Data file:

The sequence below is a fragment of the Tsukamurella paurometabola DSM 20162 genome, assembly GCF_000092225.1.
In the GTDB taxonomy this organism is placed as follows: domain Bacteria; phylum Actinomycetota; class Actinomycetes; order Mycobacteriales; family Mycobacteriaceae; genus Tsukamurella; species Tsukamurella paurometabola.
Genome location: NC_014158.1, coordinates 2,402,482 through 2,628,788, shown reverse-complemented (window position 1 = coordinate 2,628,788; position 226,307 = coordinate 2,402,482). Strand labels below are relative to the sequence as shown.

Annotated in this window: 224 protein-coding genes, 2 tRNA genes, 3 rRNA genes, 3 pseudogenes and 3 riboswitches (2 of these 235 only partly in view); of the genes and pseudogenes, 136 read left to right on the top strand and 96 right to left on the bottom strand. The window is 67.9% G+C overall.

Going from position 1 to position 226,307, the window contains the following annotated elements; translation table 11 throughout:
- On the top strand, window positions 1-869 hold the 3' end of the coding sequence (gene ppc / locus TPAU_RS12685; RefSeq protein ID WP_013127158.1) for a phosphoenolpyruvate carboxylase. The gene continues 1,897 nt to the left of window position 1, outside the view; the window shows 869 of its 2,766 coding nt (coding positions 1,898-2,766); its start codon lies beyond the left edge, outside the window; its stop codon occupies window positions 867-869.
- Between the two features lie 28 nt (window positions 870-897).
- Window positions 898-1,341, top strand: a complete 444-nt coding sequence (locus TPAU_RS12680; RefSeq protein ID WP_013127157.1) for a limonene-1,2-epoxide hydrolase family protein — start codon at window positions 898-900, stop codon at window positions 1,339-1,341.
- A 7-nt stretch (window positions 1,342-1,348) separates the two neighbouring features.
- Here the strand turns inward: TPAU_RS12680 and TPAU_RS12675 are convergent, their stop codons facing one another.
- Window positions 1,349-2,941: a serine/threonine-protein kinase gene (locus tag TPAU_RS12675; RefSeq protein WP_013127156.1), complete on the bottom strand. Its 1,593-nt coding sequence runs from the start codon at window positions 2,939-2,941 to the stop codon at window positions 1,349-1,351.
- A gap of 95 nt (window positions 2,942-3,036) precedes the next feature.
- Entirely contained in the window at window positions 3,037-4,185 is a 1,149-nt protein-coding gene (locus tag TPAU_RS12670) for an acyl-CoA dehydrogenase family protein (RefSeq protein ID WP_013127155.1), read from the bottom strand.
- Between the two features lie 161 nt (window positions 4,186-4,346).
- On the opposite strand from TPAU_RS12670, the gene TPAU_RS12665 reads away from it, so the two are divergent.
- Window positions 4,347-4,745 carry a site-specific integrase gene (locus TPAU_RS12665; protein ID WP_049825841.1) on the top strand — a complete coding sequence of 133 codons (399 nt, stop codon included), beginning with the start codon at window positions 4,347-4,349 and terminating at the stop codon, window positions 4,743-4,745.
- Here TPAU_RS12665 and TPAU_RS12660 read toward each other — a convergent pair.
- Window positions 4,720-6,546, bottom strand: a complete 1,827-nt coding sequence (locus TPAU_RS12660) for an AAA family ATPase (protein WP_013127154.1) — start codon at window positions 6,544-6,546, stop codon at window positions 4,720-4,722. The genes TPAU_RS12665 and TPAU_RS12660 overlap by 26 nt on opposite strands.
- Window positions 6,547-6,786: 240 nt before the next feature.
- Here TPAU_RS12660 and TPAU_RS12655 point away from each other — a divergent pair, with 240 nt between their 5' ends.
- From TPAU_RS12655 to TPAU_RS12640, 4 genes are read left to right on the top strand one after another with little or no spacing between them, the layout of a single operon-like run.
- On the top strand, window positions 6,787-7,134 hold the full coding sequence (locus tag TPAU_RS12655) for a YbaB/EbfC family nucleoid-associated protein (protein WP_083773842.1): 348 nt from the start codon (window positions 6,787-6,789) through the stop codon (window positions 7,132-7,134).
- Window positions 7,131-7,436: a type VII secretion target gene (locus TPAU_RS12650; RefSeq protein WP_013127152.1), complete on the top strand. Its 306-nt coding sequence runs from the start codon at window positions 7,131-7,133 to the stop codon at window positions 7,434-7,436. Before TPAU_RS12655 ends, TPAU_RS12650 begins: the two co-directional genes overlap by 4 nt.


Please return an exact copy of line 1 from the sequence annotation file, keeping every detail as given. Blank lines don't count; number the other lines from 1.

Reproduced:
The sequence below is a fragment of the Tsukamurella paurometabola DSM 20162 genome, assembly GCF_000092225.1.